Traditional values presented by PiS see gender as a prime form of representation used by the state to control the subjectivity of their citizens. In the part of the society that supports those actions – gender, race, and sexuality are ways of knowing that make sense of social reality. Therefore, by claiming to protect the family, they desperately try to maintain their position in society, the patriarchy and to preserve the social control that lies in their hand at present. Moreover, as a person both, belonging to the LGBTQIA+ community and identifying as a woman, I see oppression as an unjust exercise of law-making authority, using social constructs such as gender or inequality of sexes, utilised to subordinate the opposition. To silence minorities, to hinder with the fundamentals of democracy. In those terms, a system that values a traditional social institution more than lives and decisions of individuals cannot call itself well-adapted to modern days calling for equality.


This is war

Nonetheless, there are always two sides to a story. An important, in terms of impact on the situation, anti-choice voice is Ordo Iuris. This Catholic organisation spoke about the LGBT declaration signed by the Warsaw President Rafał Trzaskowski claiming it to be unconstitutional and amplifying the threat. They not only openly criticised the act, which aims to fight with homophobic and transphobic behaviours, but also showed approval for conversion therapies claiming to be giving a choice to those who do not wish to be LGBT. Despite the World Health Organisation stating it to be an abuse of human rights as the LGBTQIA+ individuals make up a great percentage of people who attempt suicide, suffer from mental disorders and substance dependency. According to minority stress theory and research by Balsam, exposition to microaggression and stigmatization causes internalised homophobia and safe-hatred resulting in those statistics being so high.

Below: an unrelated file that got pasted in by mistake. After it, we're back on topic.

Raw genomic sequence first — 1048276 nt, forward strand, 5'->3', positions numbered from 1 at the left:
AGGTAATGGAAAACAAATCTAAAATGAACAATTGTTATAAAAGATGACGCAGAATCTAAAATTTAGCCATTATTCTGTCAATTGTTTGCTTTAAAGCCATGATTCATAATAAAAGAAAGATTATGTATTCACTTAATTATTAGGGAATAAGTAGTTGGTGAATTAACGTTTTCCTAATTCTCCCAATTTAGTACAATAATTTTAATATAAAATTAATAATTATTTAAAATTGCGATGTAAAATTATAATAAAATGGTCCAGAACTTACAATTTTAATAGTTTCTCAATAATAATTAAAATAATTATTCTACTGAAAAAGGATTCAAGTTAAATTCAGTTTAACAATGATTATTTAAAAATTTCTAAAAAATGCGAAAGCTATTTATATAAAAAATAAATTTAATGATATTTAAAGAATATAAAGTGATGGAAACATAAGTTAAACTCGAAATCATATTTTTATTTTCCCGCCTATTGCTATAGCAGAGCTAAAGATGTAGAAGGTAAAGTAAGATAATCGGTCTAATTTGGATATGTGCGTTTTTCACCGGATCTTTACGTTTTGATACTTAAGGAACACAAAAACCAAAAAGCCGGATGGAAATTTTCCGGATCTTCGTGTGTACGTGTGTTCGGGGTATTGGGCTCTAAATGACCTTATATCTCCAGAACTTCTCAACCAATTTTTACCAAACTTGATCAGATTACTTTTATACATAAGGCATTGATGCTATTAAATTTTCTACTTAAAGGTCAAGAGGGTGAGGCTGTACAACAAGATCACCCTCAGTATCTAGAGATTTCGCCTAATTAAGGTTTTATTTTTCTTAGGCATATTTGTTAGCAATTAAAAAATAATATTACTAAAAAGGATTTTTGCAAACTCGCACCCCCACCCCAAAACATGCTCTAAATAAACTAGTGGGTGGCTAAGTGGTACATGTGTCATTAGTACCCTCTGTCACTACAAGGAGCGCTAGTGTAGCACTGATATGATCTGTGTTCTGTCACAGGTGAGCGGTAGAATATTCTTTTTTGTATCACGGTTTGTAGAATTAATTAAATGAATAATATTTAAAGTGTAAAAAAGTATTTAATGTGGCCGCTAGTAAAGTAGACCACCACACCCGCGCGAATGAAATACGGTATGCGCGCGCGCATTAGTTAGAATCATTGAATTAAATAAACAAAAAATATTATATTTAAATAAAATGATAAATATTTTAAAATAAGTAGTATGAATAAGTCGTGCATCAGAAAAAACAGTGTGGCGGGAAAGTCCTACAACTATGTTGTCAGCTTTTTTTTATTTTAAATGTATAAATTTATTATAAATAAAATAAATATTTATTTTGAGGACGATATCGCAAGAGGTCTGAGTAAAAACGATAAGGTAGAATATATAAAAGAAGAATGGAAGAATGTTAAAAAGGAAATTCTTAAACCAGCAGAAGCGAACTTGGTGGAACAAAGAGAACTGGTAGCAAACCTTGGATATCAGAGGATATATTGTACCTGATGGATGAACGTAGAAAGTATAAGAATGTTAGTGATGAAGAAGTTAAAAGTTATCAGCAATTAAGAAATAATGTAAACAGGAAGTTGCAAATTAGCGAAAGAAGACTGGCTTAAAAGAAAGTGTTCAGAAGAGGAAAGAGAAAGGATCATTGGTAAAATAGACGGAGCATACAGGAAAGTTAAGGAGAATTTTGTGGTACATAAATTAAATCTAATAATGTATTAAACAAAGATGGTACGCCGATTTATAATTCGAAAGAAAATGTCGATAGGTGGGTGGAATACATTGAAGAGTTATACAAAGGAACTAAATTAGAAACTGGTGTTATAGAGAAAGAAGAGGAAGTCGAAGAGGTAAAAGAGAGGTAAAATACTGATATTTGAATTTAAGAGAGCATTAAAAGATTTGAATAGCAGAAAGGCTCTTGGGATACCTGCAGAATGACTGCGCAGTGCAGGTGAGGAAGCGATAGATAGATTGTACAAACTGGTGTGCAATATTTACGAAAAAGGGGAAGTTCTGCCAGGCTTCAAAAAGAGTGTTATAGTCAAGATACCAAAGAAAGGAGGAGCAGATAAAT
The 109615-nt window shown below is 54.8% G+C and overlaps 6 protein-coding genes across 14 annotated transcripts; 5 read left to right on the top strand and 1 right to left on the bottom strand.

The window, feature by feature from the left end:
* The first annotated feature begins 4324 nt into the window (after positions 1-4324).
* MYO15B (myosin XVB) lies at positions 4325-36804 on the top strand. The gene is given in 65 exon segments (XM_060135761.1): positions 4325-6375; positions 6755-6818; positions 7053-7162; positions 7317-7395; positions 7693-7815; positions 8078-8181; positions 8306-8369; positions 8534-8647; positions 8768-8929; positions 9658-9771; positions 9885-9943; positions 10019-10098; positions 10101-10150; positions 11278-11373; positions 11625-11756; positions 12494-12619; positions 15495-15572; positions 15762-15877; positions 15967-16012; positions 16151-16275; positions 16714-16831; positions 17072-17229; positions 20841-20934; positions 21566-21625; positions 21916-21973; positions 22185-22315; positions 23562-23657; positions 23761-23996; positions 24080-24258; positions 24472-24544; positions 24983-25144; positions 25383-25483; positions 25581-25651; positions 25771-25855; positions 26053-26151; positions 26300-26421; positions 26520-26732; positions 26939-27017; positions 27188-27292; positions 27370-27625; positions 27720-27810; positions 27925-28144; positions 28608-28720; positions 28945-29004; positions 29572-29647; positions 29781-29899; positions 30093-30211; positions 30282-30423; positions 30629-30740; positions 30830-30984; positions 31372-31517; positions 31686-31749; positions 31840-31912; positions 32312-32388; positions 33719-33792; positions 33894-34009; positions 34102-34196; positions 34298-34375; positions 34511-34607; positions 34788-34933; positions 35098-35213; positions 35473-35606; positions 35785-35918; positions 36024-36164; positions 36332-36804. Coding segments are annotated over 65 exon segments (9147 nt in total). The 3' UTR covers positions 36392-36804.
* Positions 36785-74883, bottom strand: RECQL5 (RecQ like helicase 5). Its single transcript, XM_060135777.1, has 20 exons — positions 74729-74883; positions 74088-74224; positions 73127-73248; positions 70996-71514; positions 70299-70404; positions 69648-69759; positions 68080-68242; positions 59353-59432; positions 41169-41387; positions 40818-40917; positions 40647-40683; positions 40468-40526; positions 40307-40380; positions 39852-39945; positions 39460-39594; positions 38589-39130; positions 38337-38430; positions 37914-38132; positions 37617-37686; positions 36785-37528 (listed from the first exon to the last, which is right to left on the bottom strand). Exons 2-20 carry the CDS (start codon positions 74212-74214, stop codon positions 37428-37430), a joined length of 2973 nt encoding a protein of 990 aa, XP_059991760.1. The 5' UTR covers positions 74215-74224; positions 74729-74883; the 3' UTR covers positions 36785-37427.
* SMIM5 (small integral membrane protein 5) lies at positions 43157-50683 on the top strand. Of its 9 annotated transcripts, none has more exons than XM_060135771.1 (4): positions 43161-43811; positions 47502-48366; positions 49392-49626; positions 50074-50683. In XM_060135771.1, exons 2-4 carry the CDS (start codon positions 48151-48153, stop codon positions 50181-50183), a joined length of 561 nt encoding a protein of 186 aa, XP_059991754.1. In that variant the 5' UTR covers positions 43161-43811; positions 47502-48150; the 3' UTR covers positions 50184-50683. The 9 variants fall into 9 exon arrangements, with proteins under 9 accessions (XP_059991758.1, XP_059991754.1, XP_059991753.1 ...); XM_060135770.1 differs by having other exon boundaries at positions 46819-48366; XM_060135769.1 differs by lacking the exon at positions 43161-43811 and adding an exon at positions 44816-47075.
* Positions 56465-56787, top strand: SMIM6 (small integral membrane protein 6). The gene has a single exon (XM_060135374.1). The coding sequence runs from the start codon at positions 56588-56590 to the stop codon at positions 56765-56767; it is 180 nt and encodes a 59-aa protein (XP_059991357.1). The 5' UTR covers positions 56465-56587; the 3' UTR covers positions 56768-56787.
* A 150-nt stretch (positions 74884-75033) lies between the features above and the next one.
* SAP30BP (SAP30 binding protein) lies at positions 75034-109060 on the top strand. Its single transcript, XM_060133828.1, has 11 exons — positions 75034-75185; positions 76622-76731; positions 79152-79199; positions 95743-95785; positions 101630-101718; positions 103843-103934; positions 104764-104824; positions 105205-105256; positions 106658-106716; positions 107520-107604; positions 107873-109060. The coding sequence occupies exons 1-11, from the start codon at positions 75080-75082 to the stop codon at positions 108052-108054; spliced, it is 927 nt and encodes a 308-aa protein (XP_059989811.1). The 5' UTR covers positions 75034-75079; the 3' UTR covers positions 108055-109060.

Yet, for Ordo Iuris and those who agree with them, a fetus (‘conceived life’) should have a ‘dignified life,’ while the institution of the family is based on ‘natural predispositions’ of sexes where women’s duty is to give birth. They are trying to ‘secure the morality of society.’ In this narrative, a rainbow is a sign of ‘sexual deviants’ who put in jeopardy the ‘right’ development of children. And anyone who ‘puts a sign of equality between the health of the mother and life of the baby’ (as stated in the 1993 Family Planning, Protection of Human Embryo and Conditions of Termination of Pregnancy Act) is immoral. But any discussion on the subject of morality is usually doomed to be emotional one rather than objective.


The Question

Right now, the majority of those in charge around the world hold conservative views. And as such, they represent their group while serving the never-ending circle of moral panic. It might seem they are unjustly exercising their power. However, what if they do everything to prevent some groups from being oppressed because they think the ones they are oppressing are an actual danger to them? But most importantly - is there an exit out of this vicious circle?


Following the idea of Poland being the bulwark of Christendom and martyrology, Poland was built on always fighting for survival, on seeing danger everywhere, and the Sarmatian mentality of xenophobia and misogyny. The solution is simple yet difficult. If we understood and accepted that everyone in the world is not out to get us, maybe we would manage to respect and give equal chances to people just because of a simple fact of being human? Maybe we could agree that people, who are pro-choice, feminist and allies to LGBTQIA+ are actually supporting people’s free will to decide about themselves and themselves only. But it is even harder to achieve with the public discourse ruled by manipulation and divisions that are often artificially imposed upon us by the ones, that are supposed to unite.